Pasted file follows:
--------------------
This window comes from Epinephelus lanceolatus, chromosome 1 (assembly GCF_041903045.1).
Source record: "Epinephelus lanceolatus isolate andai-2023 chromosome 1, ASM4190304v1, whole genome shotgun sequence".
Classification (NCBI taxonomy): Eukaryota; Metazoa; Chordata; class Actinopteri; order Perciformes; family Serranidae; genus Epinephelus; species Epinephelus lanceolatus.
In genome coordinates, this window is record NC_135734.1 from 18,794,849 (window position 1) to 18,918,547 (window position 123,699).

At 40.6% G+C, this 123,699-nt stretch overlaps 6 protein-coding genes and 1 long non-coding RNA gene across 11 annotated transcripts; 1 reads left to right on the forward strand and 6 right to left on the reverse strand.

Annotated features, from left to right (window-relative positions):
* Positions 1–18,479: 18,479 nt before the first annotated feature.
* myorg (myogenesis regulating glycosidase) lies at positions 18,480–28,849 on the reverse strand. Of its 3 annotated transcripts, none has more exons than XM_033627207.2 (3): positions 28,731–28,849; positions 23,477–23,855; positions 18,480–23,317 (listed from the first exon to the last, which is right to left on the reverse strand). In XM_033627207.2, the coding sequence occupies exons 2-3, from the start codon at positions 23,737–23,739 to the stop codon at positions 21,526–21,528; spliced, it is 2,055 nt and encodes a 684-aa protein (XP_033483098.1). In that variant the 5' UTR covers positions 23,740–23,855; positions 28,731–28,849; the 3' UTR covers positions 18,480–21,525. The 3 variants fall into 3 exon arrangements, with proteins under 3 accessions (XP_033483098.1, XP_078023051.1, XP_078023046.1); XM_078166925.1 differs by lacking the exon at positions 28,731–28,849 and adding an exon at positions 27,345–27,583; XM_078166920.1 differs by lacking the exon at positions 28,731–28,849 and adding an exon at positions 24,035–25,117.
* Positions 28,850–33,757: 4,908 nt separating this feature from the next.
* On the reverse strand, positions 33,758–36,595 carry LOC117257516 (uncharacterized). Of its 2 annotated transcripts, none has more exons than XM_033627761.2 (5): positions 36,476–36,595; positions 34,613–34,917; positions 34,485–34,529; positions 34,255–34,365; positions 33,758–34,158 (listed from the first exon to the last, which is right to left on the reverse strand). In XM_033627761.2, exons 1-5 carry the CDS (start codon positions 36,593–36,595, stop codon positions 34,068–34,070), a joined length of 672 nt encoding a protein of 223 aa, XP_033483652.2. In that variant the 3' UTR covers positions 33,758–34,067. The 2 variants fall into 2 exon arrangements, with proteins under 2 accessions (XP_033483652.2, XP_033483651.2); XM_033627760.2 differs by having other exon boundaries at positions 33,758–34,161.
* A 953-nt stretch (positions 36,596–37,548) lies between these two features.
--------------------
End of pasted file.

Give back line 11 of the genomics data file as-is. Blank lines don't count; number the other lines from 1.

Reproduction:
* A 953-nt stretch (positions 36,596–37,548) lies between these two features.